by Alyssa Favreau)
That first song? Pure poetry, we tells ya.
We’re used to poems that explore romance, mythology, deep emotion, but sometimes these same poems incorporate a more science fictional component. And why not? Why shouldn’t astronauts, aliens, and killer clones get their share of the lyrical limelight?
Monstrous creations grown in secret dank labs need an outlet, and the poems inspired by our inevitable apocalypse will likely be full of beautiful pathos (one hopes that someone will be around to read them). Here are some poems that merge science and art, and do so wonderfully.
1. “The Migration of Darkness,” Peter Payack
Each evening, shortly after sunset,
darkness covers the land.
Having mystified thinkers for millennia,
the mechanism for this occurrence
has now been identified: migration.
Darkness, it has been found, is composed
of an almost infinite number of particles,
which roost and reproduce up north
where they have fewer natural enemies:
Forest fires, lampposts, lasers, blazing sunlight,
torches, candles, lighthouses, limelight, and electricity
are relatively rare in the polar regions.
Payack’s poem, written in a documentary style, posits that darkness is an organism, and an active one at that. Despite the head-tilting premise, there’s something so beautiful about the idea that our world is alive, and that even the most commonplace occurrences—like nightfall—happen purposefully. What would happen if the darkness decided not to migrate? It’s a good poem that stays with you long after you’ve read it.
2. “Goblin Market,” Christina Rossetti
Evening by evening
Among the brookside rushes,
Laura bow’d her head to hear,
Lizzie veil’d her blushes:
Crouching close together
In the cooling weather,
With clasping arms and cautioning lips,
With tingling cheeks and finger tips.
“Lie close,” Laura said,
Pricking up her golden head:
“We must not look at goblin men,
We must not buy their fruits:
Who knows upon what soil they fed
Their hungry thirsty roots?”
“Come buy,” call the goblins
Hobbling down the glen.
Sure the Goblin Men represent carnal sin, but sometimes it’s fun to take things at face value. In this case Rossetti’s cautionary tale—intended as a warning for young maidens tempted to relinquish their virtue—turns into a fierce battle between a pair of siblings and some truly terrifying, animal-human hybrid monsters. Lizzie gets infected by the Goblin Men (zombie plague anyone?) and it’s up to her sister Laura to save her from a horrible, brain-craving fate.
3. “Space Oddity,” David Bowie
This is ground control to major Tom, you've really made the grade
And the papers want to know whose shirts you wear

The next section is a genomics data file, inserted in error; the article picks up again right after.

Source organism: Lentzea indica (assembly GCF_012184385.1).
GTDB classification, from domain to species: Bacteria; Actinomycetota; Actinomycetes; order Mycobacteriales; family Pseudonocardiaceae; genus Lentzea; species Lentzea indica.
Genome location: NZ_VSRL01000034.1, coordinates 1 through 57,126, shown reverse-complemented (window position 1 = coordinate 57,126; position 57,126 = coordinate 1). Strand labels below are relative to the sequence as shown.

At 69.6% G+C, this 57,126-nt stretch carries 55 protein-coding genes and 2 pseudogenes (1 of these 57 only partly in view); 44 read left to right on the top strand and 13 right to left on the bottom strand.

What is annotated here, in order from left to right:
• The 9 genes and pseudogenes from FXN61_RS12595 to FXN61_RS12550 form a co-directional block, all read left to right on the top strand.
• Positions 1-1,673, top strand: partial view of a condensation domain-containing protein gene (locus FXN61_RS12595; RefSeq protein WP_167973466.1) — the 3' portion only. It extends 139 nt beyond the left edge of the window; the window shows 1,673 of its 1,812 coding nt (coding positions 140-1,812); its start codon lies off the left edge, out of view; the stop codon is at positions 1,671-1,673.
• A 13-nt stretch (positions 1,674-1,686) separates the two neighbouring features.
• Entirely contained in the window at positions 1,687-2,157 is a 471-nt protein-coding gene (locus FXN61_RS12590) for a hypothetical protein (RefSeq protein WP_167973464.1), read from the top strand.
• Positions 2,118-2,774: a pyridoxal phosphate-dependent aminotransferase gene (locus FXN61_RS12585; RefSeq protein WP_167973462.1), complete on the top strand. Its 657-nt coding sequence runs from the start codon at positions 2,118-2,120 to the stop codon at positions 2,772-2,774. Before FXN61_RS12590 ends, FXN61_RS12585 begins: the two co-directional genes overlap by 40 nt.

Now it's time to leave the capsule if you dare
This is major Tom to ground control, I'm stepping through the door
And I'm floating in a most peculiar way
And the stars look very different today
Here am I sitting in a tin can far above the world
Planet Earth is blue and there's nothing I can do
Pop songs count as poetry, okay? Or at least Bowie’s beautiful ode to a space travel tragedy does. Bringing new meaning to the phrase “Houston, we have a problem,” Major Tom has very little time left after his ship fails. It’s how he deals with his impending demise that is truly heart wrenching, and if science fiction doesn’t make us wonder how we’d react in extreme situations—thereby shedding some light on our own humanity—the genre isn’t doing its job.
4. The Quiet World, Jeffrey McDaniel
In an effort to get people to look
into each other’s eyes more,
and also to appease the mutes,
the government has decided
to allot each person exactly one hundred
and sixty-seven words, per day.
When the phone rings, I put it to my ear
without saying hello. In the restaurant
I point at chicken noodle soup.
I am adjusting well to the new way.
Late at night, I call my long distance lover,
proudly say I only used fifty-nine today.
I saved the rest for you.
When she doesn’t respond,
I know she’s used up all her words,
so I slowly whisper I love you
thirty-two and a third times.
After that, we just sit on the line
and listen to each other breathe.
There’s something very current about McDaniel’s 1998 poem. Perhaps it’s our bite-sized, Twitterified modern communication, or the recent popularity of films like Her, but the idea of a government stepping in to make human relationships more meaningful seems tailor made for a young adult novel. (Picture it: The clumsy brunette protagonist teams up with the moody and mysterious boy to fight for their right to have four-hour phone conversations that rack up their parents’ phone bills).
5. “Aniara,” Harry Martinson
We're slowly coming to suspect that the space
we're traveling in is of a different sort
from what we thought whenever that word "space"
was decked out by our fantasies on Earth.
We're coming to suspect now that our drift
is even deeper then we first believed,
that knowledge is a blue naiveté
which with a measured quantity of insight
imagined that the Mystery has structure.
We now suspect that what we claim is space
and glassy clarity around Aniara’s hull
is spirit, everlasting and impalpable,
that we have strayed in spiritual seas.
I kind of love that two decades before winning the Nobel Prize for literature—“for writings that catch the dewdrop and reflect the cosmos”—Martinson was writing epic poems chronicling the tribulations of Mars colonists. Clocking in at a whopping 103 cantos, “Aniara” follows closely the fortunes of the eight thousand colonists aboard the ship, as well as their computer, the Mima. Unlike some of the more threatening computers in science fiction, Mima cares deeply about humanity, even dying of grief when faced with the destruction of Earth.
Honorable mention goes to Freddie Mercury’s “Princes of the Universe,” if only because I love the idea of Mercury as an intergalactic warrior (and 80s anthems are my jam), and “Attack of the Crab Monsters,’ by Lawrence Rabb, because of that title.